Up next is Puzzle #64, “Inspiration Point.” Note that I’m only posting the PDF version below. This is because .puz files won’t support shaded squares, which this puzzle features. If you want a .puz file, leave a note on the comment page and I’ll email it to you – just make sure you give the PDF a glance so you know about the shading. (Also, please forgive the somewhat lo-res shading on the PDF; it seems like this should have been easy to do, but I spent hours trying to get it right and this was the least bad version I was able to make without springing for some expensive software …)

Update: a few clues in the original puzzle had errors. Some eagle-eyed solvers spotted them and I have corrected them, I think. New puzzle file below:

The answer to the metapuzzle is a 20th-century novel. Submit your answer using the contact form by 11 pm Pacific Time on Monday, June 15. I’ll publish a new puzzle next Tuesday.

To keep up with the puzzles: Twitter @pgwcc1; follow the blog for email reminders; rss feed if you’re set up for that.

# Puzzle #62 Solution and Puzzle #63, “A Thing of the Past”

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Two-step solution last week; many solvers saw the first step pretty readily, but the second was trickier. Here’s how it went:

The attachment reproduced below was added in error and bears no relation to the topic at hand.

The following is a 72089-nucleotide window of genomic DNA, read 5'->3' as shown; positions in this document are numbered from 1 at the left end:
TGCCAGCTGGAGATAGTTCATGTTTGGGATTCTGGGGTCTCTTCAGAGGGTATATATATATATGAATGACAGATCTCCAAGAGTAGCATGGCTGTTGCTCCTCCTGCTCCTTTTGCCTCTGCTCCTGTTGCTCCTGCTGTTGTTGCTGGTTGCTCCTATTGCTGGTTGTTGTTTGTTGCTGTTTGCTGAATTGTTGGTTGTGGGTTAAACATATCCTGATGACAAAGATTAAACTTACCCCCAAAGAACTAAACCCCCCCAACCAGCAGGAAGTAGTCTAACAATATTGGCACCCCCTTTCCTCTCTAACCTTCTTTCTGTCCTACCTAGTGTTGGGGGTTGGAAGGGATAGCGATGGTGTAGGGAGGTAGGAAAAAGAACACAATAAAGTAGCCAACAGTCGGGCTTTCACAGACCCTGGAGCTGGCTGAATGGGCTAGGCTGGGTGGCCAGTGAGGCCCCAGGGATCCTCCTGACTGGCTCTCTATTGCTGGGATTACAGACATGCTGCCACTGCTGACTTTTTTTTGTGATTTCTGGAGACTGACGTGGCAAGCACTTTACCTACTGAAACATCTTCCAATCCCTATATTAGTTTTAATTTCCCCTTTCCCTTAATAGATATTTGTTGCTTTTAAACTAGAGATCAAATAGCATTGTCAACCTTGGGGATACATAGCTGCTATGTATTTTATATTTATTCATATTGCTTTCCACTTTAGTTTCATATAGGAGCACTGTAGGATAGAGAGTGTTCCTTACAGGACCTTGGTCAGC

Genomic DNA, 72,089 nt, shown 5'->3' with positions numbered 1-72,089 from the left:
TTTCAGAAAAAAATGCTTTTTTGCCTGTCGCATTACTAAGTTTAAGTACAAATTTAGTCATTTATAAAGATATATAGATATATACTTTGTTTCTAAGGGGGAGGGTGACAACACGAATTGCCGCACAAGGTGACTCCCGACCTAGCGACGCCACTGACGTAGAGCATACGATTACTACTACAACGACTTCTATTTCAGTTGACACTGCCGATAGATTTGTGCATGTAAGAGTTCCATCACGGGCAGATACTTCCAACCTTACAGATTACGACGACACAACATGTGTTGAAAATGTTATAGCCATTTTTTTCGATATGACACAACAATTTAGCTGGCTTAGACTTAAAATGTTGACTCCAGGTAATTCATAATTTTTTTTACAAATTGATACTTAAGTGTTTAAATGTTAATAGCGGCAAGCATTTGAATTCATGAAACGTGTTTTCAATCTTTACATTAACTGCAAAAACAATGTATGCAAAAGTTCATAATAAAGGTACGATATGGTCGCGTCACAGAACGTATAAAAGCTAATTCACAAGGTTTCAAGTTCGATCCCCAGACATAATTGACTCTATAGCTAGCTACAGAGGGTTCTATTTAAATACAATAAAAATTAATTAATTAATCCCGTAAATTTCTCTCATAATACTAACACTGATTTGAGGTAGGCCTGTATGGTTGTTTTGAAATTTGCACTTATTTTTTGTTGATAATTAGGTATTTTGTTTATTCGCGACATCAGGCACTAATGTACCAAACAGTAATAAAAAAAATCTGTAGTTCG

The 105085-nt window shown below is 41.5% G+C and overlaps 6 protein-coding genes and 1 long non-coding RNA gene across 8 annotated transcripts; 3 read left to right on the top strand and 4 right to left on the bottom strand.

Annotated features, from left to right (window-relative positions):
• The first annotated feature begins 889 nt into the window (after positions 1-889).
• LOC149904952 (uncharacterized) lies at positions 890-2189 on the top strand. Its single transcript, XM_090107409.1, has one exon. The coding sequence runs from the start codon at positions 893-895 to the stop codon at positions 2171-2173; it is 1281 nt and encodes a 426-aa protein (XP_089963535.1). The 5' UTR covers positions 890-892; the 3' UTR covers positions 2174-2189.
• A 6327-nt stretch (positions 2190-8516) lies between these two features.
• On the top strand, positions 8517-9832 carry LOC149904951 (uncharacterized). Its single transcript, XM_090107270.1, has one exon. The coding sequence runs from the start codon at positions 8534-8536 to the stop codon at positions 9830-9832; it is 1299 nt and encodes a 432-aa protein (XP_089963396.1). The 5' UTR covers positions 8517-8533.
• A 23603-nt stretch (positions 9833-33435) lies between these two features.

Step one: each long across entry could be paired with another grid entry if you added “half-” to the beginning, like so:

SEMICIRCULAR = [HALF-]MOON
SIMPLETON = [HALF-]WIT
PREVARICATION = [HALF-]TRUTH
PHONE IT IN = [HALF-]ASS
ILL-CONCEIVED = [HALF-]BAKED

Step two was to take the clue numbers of MOON, WIT, etc., cut them in half, and find the letter at that point in the grid:

2d. MOON -> 1. S
36a. WIT -> 18. P
46a. TRUTH -> 23. L
52d. ASS -> 26. I
76a. BAKED -> 38. T

So the answer was SPLIT.

Next up, Puzzle #63, “A Thing of the Past.” ***Update***: the original puzzle had a mistake in a clue; nothing to do with the meta. (13-down is a surname for which I gave two options, but they’re spelled differently …) I’ve fixed the error in the updated puzzle files below:

063_thingofpast

The answer to the metapuzzle is a six-word phrase, and what I hope I have been doing in the recent past. Submit your answer using the contact form by 11 pm Pacific Time on Monday, June 8. I’ll publish a new puzzle next Tuesday.

To keep up with the puzzles: Twitter @pgwcc1; follow the blog for email reminders; rss feed if you’re set up for that.

# Puzzle #61 Solution and Puzzle #62, “Down the Middle”

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Here’s a succinct recap of last week’s solution, thanks to a solver: